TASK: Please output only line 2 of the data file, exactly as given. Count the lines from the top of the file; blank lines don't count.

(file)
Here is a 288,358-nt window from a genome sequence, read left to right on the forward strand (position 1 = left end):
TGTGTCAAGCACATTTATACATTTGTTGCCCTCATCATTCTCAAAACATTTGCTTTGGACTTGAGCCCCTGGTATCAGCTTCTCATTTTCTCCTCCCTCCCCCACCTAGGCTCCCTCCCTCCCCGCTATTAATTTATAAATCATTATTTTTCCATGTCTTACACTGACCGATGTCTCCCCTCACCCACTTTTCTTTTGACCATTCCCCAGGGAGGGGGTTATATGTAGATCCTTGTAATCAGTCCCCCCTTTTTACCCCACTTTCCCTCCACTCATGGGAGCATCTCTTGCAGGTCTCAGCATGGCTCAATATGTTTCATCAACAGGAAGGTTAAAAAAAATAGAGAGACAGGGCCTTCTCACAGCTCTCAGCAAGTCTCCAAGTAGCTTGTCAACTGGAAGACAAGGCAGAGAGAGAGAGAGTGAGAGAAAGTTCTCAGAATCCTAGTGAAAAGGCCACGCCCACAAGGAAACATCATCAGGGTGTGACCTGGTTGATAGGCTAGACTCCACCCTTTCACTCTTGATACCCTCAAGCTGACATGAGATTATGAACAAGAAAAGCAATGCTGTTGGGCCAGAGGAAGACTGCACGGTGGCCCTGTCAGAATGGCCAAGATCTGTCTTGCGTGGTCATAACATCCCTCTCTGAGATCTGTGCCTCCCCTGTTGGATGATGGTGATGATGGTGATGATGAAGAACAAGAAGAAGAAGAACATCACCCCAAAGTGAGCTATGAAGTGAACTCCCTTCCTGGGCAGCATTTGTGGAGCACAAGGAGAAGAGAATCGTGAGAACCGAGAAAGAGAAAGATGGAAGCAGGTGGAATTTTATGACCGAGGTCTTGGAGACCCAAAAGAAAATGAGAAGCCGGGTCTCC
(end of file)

TGTGTCAAGCACATTTATACATTTGTTGCCCTCATCATTCTCAAAACATTTGCTTTGGACTTGAGCCCCTGGTATCAGCTTCTCATTTTCTCCTCCCTCCCCCACCTAGGCTCCCTCCCTCCCCGCTATTAATTTATAAATCATTATTTTTCCATGTCTTACACTGACCGATGTCTCCCCTCACCCACTTTTCTTTTGACCATTCCCCAGGGAGGGGGTTATATGTAGATCCTTGTAATCAGTCCCCCCTTTTTACCCCACTTTCCCTCCACTCATGGGAGCATCTCTTGCAGGTCTCAGCATGGCTCAATATGTTTCATCAACAGGAAGGTTAAAAAAAATAGAGAGACAGGGCCTTCTCACAGCTCTCAGCAAGTCTCCAAGTAGCTTGTCAACTGGAAGACAAGGCAGAGAGAGAGAGAGTGAGAGAAAGTTCTCAGAATCCTAGTGAAAAGGCCACGCCCACAAGGAAACATCATCAGGGTGTGACCTGGTTGATAGGCTAGACTCCACCCTTTCACTCTTGATACCCTCAAGCTGACATGAGATTATGAACAAGAAAAGCAATGCTGTTGGGCCAGAGGAAGACTGCACGGTGGCCCTGTCAGAATGGCCAAGATCTGTCTTGCGTGGTCATAACATCCCTCTCTGAGATCTGTGCCTCCCCTGTTGGATGATGGTGATGATGGTGATGATGAAGAACAAGAAGAAGAAGAACATCACCCCAAAGTGAGCTATGAAGTGAACTCCCTTCCTGGGCAGCATTTGTGGAGCACAAGGAGAAGAGAATCGTGAGAACCGAGAAAGAGAAAGATGGAAGCAGGTGGAATTTTATGACCGAGGTCTTGGAGACCCAAAAGAAAATGAGAAGCCGGGTCTCC